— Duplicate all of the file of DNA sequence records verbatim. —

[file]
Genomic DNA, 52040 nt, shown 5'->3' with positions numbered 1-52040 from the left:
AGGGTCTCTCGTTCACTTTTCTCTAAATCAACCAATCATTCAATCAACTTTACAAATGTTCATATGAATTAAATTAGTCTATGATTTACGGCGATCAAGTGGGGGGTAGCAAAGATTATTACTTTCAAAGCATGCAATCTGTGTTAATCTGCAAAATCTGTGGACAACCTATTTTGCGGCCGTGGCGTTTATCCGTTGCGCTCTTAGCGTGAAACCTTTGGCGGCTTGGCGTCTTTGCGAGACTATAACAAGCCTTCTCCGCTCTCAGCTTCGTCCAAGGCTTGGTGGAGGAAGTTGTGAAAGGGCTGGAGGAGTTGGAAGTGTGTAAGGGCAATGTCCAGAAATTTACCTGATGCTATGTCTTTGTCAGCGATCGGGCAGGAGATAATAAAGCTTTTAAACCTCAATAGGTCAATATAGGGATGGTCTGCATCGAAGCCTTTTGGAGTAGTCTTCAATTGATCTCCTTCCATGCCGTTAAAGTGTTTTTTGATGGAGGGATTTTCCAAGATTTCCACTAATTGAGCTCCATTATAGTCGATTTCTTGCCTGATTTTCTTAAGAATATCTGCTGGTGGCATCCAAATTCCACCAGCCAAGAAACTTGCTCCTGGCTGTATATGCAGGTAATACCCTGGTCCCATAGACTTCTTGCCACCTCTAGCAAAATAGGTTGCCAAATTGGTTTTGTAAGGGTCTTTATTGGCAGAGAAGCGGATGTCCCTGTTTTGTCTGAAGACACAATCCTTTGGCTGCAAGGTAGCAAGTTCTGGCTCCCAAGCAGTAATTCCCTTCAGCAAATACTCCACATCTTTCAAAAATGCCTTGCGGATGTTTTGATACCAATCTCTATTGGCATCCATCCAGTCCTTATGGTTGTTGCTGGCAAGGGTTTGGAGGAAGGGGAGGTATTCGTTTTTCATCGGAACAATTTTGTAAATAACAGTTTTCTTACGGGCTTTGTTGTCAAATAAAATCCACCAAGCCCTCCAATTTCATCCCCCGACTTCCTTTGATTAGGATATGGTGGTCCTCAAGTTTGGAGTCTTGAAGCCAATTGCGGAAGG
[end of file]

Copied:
Genomic DNA, 52040 nt, shown 5'->3' with positions numbered 1-52040 from the left:
AGGGTCTCTCGTTCACTTTTCTCTAAATCAACCAATCATTCAATCAACTTTACAAATGTTCATATGAATTAAATTAGTCTATGATTTACGGCGATCAAGTGGGGGGTAGCAAAGATTATTACTTTCAAAGCATGCAATCTGTGTTAATCTGCAAAATCTGTGGACAACCTATTTTGCGGCCGTGGCGTTTATCCGTTGCGCTCTTAGCGTGAAACCTTTGGCGGCTTGGCGTCTTTGCGAGACTATAACAAGCCTTCTCCGCTCTCAGCTTCGTCCAAGGCTTGGTGGAGGAAGTTGTGAAAGGGCTGGAGGAGTTGGAAGTGTGTAAGGGCAATGTCCAGAAATTTACCTGATGCTATGTCTTTGTCAGCGATCGGGCAGGAGATAATAAAGCTTTTAAACCTCAATAGGTCAATATAGGGATGGTCTGCATCGAAGCCTTTTGGAGTAGTCTTCAATTGATCTCCTTCCATGCCGTTAAAGTGTTTTTTGATGGAGGGATTTTCCAAGATTTCCACTAATTGAGCTCCATTATAGTCGATTTCTTGCCTGATTTTCTTAAGAATATCTGCTGGTGGCATCCAAATTCCACCAGCCAAGAAACTTGCTCCTGGCTGTATATGCAGGTAATACCCTGGTCCCATAGACTTCTTGCCACCTCTAGCAAAATAGGTTGCCAAATTGGTTTTGTAAGGGTCTTTATTGGCAGAGAAGCGGATGTCCCTGTTTTGTCTGAAGACACAATCCTTTGGCTGCAAGGTAGCAAGTTCTGGCTCCCAAGCAGTAATTCCCTTCAGCAAATACTCCACATCTTTCAAAAATGCCTTGCGGATGTTTTGATACCAATCTCTATTGGCATCCATCCAGTCCTTATGGTTGTTGCTGGCAAGGGTTTGGAGGAAGGGGAGGTATTCGTTTTTCATCGGAACAATTTTGTAAATAACAGTTTTCTTACGGGCTTTGTTGTCAAATAAAATCCACCAAGCCCTCCAATTTCATCCCCCGACTTCCTTTGATTAGGATATGGTGGTCCTCAAGTTTGGAGTCTTGAAGCCAATTGCGGAAGG